There is evidence that Stochastic Volatility models (Kim, Shephard, and Chib (1998)) offer increased flexibility over the GARCH family, e.g. see Geweke (1994), Fridman and Harris (1998) and Jacquier, Polson, and Rossi (1994). Despite this and judging by the numbers of questions on the R Special Interest Group on Finance mailing list, the use of GARCH in practice far outweighs that of Stochastic Volatility. Reasons cited are the multiplicity of estimation methods for the latter and the lack of packages (but see here for a recent improvement to the paucity of packages).

In their tutorial on particle filtering, Doucet and Johansen (2011) give an example of stochastic volatility. We save this approach for future blog posts and follow Lopes and Polson and the excellent lecture notes by Hedibert Lopes.

Here’s the model.

\displaystyle   \begin{aligned}  H_0     &\sim {\mathcal{N}}\left( m_0, C_0\right) \\  H_t     &= \mu + \phi H_{t-1} + \tau \eta_t \\   Y_n     &= \beta \exp(H_t / 2) \epsilon_n \\  \end{aligned}

We wish to estimate \mu, \phi, \tau and \boldsymbol{h}. To do this via a Gibbs sampler we need to sample from

\displaystyle   {p \left( \mu, \phi, \tau \,\vert\, \boldsymbol{h}, \boldsymbol{y} \right)} \quad \text{and} \quad  {p \left( \boldsymbol{h} \,\vert\, \mu, \phi, \tau, \boldsymbol{y} \right)}

Haskell Preamble

> {-# OPTIONS_GHC -Wall                      #-}
> {-# OPTIONS_GHC -fno-warn-name-shadowing   #-}
> {-# OPTIONS_GHC -fno-warn-type-defaults    #-}
> {-# OPTIONS_GHC -fno-warn-unused-do-bind   #-}
> {-# OPTIONS_GHC -fno-warn-missing-methods  #-}
> {-# OPTIONS_GHC -fno-warn-orphans          #-}
> {-# LANGUAGE RecursiveDo                   #-}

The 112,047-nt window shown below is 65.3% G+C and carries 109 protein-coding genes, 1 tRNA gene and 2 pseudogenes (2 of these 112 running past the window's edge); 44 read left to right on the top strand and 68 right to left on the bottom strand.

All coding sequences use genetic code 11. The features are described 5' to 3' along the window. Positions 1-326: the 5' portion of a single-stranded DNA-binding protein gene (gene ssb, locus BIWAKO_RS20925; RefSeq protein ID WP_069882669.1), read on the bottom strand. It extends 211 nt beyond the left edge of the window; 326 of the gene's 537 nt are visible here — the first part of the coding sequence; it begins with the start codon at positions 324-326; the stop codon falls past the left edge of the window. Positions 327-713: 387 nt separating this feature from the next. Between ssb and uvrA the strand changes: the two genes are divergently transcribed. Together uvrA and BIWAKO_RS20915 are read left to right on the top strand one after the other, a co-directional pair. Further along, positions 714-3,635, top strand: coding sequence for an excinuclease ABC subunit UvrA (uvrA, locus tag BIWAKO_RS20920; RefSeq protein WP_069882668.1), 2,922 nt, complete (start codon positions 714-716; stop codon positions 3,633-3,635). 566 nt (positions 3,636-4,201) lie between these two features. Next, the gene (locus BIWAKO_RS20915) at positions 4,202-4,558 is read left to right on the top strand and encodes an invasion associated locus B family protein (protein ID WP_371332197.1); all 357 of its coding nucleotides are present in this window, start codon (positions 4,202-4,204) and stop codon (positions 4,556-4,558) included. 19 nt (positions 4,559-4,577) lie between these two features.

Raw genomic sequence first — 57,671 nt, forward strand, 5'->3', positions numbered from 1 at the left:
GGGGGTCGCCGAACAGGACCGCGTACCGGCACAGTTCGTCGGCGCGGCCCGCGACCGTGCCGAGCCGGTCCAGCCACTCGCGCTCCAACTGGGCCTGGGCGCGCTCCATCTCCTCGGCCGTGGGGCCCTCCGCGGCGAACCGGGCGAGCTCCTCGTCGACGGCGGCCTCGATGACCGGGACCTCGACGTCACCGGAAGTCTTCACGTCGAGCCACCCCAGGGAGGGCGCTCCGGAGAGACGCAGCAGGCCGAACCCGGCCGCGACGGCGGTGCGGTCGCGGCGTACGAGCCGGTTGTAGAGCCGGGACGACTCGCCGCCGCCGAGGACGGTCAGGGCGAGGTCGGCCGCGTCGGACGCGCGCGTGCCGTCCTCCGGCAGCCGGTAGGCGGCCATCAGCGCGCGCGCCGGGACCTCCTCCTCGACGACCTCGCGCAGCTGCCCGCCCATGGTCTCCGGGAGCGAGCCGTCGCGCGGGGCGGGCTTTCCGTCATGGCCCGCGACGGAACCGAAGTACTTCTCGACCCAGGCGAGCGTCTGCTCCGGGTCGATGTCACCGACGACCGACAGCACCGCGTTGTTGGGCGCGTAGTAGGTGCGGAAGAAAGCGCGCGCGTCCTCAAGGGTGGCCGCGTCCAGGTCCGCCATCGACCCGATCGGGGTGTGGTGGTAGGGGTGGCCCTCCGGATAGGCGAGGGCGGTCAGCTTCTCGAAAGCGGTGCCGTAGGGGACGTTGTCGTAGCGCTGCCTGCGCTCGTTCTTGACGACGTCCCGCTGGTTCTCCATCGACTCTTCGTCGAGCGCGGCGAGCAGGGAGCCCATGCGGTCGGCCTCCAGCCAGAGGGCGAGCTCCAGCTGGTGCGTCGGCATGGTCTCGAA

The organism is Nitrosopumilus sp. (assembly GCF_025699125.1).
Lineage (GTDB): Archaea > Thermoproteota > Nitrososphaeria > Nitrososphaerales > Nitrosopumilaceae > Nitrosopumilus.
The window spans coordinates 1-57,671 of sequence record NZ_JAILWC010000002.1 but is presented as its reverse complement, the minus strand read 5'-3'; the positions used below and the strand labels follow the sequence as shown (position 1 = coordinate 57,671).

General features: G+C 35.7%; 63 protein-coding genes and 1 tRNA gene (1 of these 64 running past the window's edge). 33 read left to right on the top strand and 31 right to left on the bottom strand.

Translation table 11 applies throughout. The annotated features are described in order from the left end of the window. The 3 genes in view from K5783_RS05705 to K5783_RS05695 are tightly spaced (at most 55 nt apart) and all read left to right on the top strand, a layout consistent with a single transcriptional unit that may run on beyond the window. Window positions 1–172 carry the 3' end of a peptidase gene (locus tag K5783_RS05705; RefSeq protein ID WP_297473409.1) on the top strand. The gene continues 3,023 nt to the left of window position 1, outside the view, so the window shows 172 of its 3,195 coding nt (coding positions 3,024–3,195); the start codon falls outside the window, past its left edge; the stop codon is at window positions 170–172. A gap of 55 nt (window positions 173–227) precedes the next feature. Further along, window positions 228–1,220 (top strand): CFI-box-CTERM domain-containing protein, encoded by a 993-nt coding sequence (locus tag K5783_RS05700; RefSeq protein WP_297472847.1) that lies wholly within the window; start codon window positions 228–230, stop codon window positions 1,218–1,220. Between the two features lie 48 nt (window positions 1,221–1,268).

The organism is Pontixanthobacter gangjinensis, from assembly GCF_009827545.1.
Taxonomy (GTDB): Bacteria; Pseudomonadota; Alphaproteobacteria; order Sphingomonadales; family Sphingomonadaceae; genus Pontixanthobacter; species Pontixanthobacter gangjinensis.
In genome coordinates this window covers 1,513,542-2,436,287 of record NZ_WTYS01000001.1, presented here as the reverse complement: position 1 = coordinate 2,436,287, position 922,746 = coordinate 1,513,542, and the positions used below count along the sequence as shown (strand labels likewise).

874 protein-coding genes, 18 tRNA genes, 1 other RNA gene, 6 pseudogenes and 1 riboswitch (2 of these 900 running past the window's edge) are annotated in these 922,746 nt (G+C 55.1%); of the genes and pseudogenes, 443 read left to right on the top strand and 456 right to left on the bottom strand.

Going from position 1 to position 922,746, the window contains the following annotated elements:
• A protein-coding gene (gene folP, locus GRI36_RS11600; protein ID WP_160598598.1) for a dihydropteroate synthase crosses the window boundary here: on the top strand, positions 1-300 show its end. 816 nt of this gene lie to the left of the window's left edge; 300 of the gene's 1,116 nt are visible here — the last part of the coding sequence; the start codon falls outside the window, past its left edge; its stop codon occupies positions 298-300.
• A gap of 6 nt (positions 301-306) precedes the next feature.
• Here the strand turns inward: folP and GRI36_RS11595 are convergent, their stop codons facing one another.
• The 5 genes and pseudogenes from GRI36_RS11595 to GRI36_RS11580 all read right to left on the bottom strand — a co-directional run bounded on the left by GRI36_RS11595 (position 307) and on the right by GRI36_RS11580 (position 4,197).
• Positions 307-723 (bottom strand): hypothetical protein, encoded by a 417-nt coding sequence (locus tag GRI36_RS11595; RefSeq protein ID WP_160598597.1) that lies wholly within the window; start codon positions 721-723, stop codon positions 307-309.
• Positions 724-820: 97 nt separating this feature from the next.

> {-# LANGUAGE ExplicitForAll                #-}
> {-# LANGUAGE TypeOperators                 #-}
> {-# LANGUAGE TypeFamilies                  #-}
> {-# LANGUAGE ScopedTypeVariables           #-}
> {-# LANGUAGE DataKinds                     #-}
> {-# LANGUAGE FlexibleContexts              #-}
> module StochVol (
>     bigM
>   , bigM0
>   , runMC
>   , ys
>   , vols
>   , expectationTau2
>   , varianceTau2
>   ) where
> import Numeric.LinearAlgebra.HMatrix hiding ( (===), (|||), Element,
>                                               (<>), (#>), inv )
> import qualified Numeric.LinearAlgebra.Static as S
> import Numeric.LinearAlgebra.Static ( (<>) )
> import GHC.TypeLits
> import Data.Proxy
> import Data.Maybe ( fromJust )
> import Data.Random
> import Data.Random.Source.PureMT
> import Control.Monad.Fix
> import Control.Monad.State.Lazy
> import Control.Monad.Writer hiding ( (<>) )
> import Control.Monad.Loops
> import Control.Applicative
> import qualified Data.Vector as V
> inv :: (KnownNat n, (1 <=? n) ~ 'True) => S.Sq n -> S.Sq n
> inv m = fromJust $ S.linSolve m S.eye
> infixr 8 #>
> (#>) :: (KnownNat m, KnownNat n) => S.L m n -> S.R n -> S.R m
> (#>) = (S.#>)
> type StatsM a = RVarT (Writer [((Double, Double), Double)]) a
> (|||) :: (KnownNat ((+) r1 r2), KnownNat r2, KnownNat c, KnownNat r1) =>